Young people often have the time, energy, and idealism to address the injustice they see in the world. And now more than ever, our youth are using these resources to work at changing public policy. In the article Student Activism 2.0, Harvard professor Meira Levinson, who studies civic and multicultural education says, “We’re in a groundswell moment of youth activism.”
A 2016 UCLA survey of undergraduates confirms this hunch, finding their own undergrads to be the most engaged student group since 1967. It’s not just college students either. A research brief published by the National Association for College Admission Counseling (NACAC) -- Effects of Political Rhetoric on College Bound Students -- found the same trend of rising social activism among high school students.
Jessica Taft, author and leading scholar on youth activism and professor at UC Santa Cruz, agrees and wants educators to take notice. In the UC Santa Cruz Newscenter article Youth activism is on the rise around the globe, and adults should pay attention Taft says, "Youth, given the opportunity to work alongside adults who are willing to manage their own power, can lead activist communities and organizations. To not include them is anti-democratic. They deserve to be listened to, to be seen as collaborators…”
Julie Reuben, professor of the history of American education at Harvard, is also quoted in the Student Activism 2.0 article, adding that, “No youth movement [in history] has succeeded without adult allies.” This leads to an essential question for educators: what role do teachers, administrators, and communities play in the world of high school student activism? NPR’s article From Little Rock to Parkland: A Brief History of Youth Activism illustrates how education is often a focal point in student social movements.
When it comes to defining the ideal role of education in student social movements, some shy away from the notion of involvement. But this is may be shortsighted. It is important for educators not to confuse encouraging social advocacy with encouraging a specific social agenda. The school’s role is to help students think critically around issues, to understand varied viewpoints in order to stimulate critical thinking, and encourage both civil engagement and civil discourse. The goal should be for students to seek truth through free and independent thinking, drawing conclusions based in morality, responsibility, and human understanding.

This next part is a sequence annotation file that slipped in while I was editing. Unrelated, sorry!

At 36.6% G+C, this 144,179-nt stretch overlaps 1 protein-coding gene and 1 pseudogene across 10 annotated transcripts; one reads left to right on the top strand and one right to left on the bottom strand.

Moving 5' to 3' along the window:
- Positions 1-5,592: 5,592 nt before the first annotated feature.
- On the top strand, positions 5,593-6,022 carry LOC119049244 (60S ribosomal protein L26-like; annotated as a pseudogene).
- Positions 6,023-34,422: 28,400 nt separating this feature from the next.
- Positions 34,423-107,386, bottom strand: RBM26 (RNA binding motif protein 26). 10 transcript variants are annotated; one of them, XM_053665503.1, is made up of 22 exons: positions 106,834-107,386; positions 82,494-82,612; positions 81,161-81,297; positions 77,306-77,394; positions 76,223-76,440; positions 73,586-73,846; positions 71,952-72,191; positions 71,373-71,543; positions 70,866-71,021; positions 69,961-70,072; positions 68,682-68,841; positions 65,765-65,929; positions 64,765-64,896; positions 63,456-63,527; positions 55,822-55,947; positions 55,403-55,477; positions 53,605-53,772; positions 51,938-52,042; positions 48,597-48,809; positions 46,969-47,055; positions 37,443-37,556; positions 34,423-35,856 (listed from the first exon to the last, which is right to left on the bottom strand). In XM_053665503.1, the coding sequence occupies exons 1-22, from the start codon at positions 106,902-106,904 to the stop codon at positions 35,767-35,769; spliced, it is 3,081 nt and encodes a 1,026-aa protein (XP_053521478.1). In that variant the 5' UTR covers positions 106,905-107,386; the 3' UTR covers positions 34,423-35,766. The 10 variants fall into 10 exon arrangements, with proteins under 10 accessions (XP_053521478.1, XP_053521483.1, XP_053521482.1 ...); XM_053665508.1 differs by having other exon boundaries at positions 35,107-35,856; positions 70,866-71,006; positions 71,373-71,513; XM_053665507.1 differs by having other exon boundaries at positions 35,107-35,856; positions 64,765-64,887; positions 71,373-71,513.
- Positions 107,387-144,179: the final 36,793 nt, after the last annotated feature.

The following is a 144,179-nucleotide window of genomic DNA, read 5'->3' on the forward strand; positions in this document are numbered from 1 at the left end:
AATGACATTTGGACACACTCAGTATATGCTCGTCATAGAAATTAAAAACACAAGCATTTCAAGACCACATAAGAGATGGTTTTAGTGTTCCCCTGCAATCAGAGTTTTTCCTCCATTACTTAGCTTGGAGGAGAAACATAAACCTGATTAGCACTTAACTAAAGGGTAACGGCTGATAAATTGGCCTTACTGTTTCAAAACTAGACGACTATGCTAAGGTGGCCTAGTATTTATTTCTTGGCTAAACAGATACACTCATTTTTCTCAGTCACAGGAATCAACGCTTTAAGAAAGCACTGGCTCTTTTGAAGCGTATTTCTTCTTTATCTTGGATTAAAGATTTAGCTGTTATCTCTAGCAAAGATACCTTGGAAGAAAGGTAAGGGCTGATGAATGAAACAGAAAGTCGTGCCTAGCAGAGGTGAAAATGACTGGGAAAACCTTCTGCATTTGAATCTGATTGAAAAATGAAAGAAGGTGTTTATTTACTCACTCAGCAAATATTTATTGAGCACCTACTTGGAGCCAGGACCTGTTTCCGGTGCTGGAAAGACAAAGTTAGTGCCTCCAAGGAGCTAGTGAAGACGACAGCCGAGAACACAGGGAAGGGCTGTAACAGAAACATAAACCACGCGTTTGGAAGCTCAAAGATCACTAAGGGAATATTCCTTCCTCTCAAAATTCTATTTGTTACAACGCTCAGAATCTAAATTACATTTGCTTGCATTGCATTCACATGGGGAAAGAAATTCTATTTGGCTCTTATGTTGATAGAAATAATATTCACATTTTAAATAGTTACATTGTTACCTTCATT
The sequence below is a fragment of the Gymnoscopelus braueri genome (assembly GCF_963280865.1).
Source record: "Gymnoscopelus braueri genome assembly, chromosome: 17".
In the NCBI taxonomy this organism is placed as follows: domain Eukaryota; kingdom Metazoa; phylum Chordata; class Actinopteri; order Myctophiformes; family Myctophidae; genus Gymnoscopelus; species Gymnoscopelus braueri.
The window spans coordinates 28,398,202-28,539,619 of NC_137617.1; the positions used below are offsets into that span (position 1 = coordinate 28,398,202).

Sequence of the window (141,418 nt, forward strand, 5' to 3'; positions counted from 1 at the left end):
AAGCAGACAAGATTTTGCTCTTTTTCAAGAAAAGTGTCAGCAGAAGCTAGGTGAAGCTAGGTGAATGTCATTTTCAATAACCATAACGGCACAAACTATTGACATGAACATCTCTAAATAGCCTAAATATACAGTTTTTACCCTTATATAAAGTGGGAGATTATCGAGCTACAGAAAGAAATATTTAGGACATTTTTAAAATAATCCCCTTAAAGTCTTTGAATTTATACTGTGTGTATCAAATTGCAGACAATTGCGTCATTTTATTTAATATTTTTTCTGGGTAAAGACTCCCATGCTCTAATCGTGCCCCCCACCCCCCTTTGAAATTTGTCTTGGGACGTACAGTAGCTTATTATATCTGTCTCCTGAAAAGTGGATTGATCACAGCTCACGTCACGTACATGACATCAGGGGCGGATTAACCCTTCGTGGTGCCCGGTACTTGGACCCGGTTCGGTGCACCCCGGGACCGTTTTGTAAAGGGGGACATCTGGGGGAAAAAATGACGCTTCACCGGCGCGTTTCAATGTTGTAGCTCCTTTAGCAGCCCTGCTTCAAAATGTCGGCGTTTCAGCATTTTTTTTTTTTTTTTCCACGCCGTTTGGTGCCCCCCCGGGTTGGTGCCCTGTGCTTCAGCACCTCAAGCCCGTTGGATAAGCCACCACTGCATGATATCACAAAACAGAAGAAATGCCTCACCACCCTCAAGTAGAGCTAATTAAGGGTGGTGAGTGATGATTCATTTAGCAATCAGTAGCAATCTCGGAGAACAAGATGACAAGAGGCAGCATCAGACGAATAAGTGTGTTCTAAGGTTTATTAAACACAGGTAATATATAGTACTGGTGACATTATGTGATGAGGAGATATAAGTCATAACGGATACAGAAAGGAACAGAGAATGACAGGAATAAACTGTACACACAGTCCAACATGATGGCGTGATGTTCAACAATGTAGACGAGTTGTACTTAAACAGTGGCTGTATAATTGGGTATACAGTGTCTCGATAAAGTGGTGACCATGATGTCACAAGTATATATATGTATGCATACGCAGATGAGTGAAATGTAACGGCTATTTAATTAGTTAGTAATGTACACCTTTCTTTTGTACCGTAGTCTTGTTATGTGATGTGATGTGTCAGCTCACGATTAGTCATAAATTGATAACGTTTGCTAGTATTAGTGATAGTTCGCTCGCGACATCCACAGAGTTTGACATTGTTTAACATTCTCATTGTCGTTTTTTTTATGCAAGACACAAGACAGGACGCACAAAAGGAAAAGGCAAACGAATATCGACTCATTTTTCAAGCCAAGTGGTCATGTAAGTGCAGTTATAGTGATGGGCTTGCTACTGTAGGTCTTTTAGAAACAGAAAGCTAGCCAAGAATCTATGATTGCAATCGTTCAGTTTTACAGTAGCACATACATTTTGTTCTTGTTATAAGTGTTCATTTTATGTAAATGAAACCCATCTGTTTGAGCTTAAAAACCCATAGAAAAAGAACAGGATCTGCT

In this way educators have a responsibility to nurture student voices and be allies in the world of social change. After all, school is one of the primary places where students learn about the social injustice that existed in the past and persists in the present. Education naturally helps students examine social and cultural mores, make deeper connections in their thinking, and formulate sound reasoning in and around these issues that involve policy.
However, it need not be only cognitive or theoretical support. Social work that is embedded into class work and the school community is an admirable goal being pursued by more institutions. High schools in particular are beginning to require students engage in community service projects and many encourage social justice art and essay participation, fundraising for those in need, and more.
Waldorf education in particular has a storied history and connection with social change and advocacy according to Torin Finser, PhD, professor at Antioch University New England. He speaks in his article Beyond 100: A return to the social justice roots of Waldorf Education about several schools with roots in social justice. Rudolf Steiner created the first Waldorf school with social change in mind, which is why the Stuttgart school was accessible to girls, was tuition free, and was meant to educate, primarily, the children of factory workers.
Finser also cites several Waldorf schools around the world with distinct social justice missions in their founding, including a school in Nepal created for orphans and the children of people with leprosy and a school in New Zealand that uses Māori principles to teach in the first-nation tradition.
Waldorf schools may be particularly primed to help student advocates based on pedagogy and history, but all educational organizations have the opportunity to empower student advocacy. No matter how students choose to get involved, if they do choose to do so educators can help them strengthen their voices, their actions, and their allies to be effective change agents for important issues facing society.
Photo Credit: Kimberton Waldorf School